- Chapter 8, Scaling AppFabric Hosting, Monitoring, and Persistence, covers a common scenario for scaling Windows Server AppFabric across multiple IIS hosts. You will learn how to prepare two hosts for clustering using Microsoft NLB as well as understand deployment, management, and administration of a multi-host Windows Server AppFabric deployment that shares a common, centralized persistence store.
- Chapter 9, Configuring Windows Server AppFabric Security, covers what you need to know about planning and implementing a security model with Windows Server AppFabric. You will learn how to secure the caching, persistence, monitoring, and eventing (via ETW) subsystems of Windows Server AppFabric.
If you've gotten this far, I sincerely appreciate your interest and hope you’ll consider purchasing our book ;-)
The book is available in print and across most digital formats including Kindle, Nook, etc.:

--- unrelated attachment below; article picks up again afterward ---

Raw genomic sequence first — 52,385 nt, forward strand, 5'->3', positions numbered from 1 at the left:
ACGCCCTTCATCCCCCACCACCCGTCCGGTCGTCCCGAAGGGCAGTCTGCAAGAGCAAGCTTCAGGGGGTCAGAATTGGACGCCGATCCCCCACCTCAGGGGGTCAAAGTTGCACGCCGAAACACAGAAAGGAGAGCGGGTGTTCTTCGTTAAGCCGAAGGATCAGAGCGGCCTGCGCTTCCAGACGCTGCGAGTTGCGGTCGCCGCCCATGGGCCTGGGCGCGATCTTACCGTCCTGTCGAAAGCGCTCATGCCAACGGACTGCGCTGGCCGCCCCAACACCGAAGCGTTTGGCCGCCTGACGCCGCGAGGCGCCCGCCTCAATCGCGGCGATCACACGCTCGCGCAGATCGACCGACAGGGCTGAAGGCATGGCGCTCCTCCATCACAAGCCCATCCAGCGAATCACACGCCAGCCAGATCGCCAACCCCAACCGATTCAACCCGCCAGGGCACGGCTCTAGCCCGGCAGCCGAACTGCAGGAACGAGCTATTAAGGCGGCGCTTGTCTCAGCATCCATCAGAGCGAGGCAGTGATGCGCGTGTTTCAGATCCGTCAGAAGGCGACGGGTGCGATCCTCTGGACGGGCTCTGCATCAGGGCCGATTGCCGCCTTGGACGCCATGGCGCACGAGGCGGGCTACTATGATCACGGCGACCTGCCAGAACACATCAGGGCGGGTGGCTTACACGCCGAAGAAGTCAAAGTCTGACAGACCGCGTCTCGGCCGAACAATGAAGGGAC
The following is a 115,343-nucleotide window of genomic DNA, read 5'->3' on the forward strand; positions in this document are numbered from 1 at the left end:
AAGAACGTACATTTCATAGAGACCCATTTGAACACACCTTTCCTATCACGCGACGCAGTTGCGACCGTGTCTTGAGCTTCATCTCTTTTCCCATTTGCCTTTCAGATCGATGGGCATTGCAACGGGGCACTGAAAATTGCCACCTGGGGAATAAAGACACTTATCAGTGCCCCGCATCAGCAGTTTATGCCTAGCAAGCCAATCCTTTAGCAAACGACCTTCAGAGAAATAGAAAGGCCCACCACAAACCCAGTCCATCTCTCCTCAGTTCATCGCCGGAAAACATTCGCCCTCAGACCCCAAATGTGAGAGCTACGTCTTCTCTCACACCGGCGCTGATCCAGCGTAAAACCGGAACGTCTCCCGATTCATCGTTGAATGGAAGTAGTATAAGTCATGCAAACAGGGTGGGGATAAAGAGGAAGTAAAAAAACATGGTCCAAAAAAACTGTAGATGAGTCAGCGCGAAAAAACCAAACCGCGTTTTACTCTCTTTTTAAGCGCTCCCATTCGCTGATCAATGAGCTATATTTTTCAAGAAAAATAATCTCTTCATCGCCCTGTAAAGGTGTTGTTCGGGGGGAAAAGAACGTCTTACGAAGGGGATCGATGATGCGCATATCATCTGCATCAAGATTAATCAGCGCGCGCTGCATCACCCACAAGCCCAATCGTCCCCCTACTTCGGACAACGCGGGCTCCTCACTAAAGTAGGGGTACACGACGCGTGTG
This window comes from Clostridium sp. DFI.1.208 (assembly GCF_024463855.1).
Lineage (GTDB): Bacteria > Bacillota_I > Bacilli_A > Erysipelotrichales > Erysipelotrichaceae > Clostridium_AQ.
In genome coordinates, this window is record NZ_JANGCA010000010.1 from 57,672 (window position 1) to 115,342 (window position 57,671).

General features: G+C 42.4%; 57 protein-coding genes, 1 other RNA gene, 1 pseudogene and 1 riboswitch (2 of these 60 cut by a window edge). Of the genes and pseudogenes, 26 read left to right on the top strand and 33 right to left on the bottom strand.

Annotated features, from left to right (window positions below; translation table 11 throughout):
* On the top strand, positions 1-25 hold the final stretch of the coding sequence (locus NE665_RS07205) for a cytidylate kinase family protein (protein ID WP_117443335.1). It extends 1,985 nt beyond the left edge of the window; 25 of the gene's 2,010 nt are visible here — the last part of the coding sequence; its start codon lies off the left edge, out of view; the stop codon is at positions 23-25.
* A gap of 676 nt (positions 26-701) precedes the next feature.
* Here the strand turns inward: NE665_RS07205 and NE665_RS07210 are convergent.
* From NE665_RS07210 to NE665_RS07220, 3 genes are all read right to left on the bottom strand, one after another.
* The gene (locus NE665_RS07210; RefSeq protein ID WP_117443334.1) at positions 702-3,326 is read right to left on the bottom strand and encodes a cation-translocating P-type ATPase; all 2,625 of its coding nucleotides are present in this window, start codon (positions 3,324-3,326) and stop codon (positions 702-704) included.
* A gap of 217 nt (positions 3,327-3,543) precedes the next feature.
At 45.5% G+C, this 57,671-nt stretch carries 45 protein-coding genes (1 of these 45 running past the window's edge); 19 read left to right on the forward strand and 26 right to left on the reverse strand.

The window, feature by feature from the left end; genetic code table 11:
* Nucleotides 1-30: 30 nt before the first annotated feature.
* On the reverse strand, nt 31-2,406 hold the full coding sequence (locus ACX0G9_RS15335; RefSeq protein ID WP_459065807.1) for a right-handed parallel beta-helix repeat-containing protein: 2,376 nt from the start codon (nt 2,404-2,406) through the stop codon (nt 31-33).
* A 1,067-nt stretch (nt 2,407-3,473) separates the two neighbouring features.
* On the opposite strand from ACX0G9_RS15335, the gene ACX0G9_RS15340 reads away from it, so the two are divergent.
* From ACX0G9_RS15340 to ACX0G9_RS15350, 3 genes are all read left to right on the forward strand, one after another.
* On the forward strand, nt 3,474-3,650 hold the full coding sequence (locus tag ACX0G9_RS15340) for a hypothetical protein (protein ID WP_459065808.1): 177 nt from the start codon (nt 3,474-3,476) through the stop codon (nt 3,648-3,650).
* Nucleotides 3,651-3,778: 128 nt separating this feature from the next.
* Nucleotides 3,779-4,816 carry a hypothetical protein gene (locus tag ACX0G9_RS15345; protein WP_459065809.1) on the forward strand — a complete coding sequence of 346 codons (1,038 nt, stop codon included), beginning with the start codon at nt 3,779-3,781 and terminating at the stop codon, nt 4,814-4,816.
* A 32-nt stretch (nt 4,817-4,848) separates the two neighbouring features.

Packt is running some specials on the book which you can learn more about here: http://www.packtpub.com/microsoft-windows-server-appfabric-cookbook/book
The book is also available on Amazon.com, Amazon.co.uk and Barnes and Noble (if the book is not immediately available, I’m told by the publisher that all shipments are en-route so any shipping delays should be minimal).
If you purchase the book, I'd love to hear from you. Please drop me a line or connect with me @rickggaribay and let me know what you think.